Atomic Habits is a book about crafting tiny habits to make huge improvements. 1% improvements act like compound interest: unnoticeable at first but unignorable over time. Here are the main insights:
Behavior Change is Identity Change
There are three levels of change.
- Changing Your Outcomes
- Changing Your Process
- Changing Your Identity
Habits are easier to maintain if they are part of your identity. A person who considers themselves a reader or gym rat will try to fulfill those identities. However, behavior that is incongruent with the self will not last. If you never go to the gym, you’ll have a lot of trouble still believing yourself to be a gym rat. If you believe that you are bad at math, you may not take the actions needed to improve because “that’s not who I am.” We will find ways to avoid contradicting ourselves unless the evidence is overwhelming.
The way we change our identity is not by proclamation. We do it through habits. If we train at the gym every day, it is evidence that we’re committed to fitness regardless of what we think.
How to Start a New Habit
- Cue > Make it Obvious
- Craving > Make it Attractive
- Response > Make it Easy
- Reward > Make it Satisfying
Here’s an example of a possible habit before and after integrating every tip from the book.
I want to do more pushups throughout the day. Let’s say 10 at lunch?
First, you need an extremely specific plan to start this new habit. For example, don’t say “I’ll do 10 pushups at lunch”, say “I’ll do 10 pushups when I close my laptop before lunch”. Otherwise, there’s ambiguity on whether you do it in the beginning, middle, or end of lunch.
Lock yourself into this habit by putting it in your calendar. This way nothing else should interrupt it, and you get a reminder every day.
This habit should be the smallest thing possible and take less than two minutes. This is so that it requires very little effort to get started and is easy to be consistent with. 10 pushups might be too many, and daunting to just do, so 3-5 may be easier.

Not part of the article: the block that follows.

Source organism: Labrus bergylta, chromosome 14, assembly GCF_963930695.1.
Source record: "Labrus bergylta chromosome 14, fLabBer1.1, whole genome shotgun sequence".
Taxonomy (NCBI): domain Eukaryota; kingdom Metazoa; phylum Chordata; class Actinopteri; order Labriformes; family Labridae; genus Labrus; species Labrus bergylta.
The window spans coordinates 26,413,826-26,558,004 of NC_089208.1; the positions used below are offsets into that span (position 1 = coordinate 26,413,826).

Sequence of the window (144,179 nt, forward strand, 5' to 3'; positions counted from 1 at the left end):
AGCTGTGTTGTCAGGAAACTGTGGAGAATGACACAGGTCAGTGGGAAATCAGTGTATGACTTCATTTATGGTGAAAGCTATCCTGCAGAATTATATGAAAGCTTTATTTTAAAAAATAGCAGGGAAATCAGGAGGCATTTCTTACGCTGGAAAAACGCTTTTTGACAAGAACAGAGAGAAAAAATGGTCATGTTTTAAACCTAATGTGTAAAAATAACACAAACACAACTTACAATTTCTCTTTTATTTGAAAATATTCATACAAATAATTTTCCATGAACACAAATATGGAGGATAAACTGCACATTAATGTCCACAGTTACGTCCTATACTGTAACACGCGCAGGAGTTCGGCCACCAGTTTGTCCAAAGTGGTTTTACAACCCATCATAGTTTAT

You need to create an environment that is conducive to doing pushups. If your cubicle has too much stuff, clean it up and section off space so that there’s enough space on the floor to do a pushup. If you have to clean up every time you do the pushups, it’s less likely that you’ll stick through. Make it obvious what the space is for. A little poster or print out of a guy doing pushups will always remind you what to do.
Bundle the pushups with another activity; after the pushups, you can check Twitter for the first time in the day. Track this habit, and make it visible. Maybe have a total pushups counter and a calendar with a pushup streak. If you miss a day, just make sure you don’t miss two in a row. Don’t let perfect be the enemy of good.
Finally, have a group or partner to do this with. If you and the group identify as people who do pushups at lunch, then there’s personal motivation to adhere to that identity as well as peer pressure to keep going.
With some creativity, you can apply this set of examples to any number of activities. The most important thing is to make small steps forward. 1% deterioration requires greater than 1% improvement to return the equilibrium. For example, a 33% reduction in stock price requires a 50% increase to return to the starting point.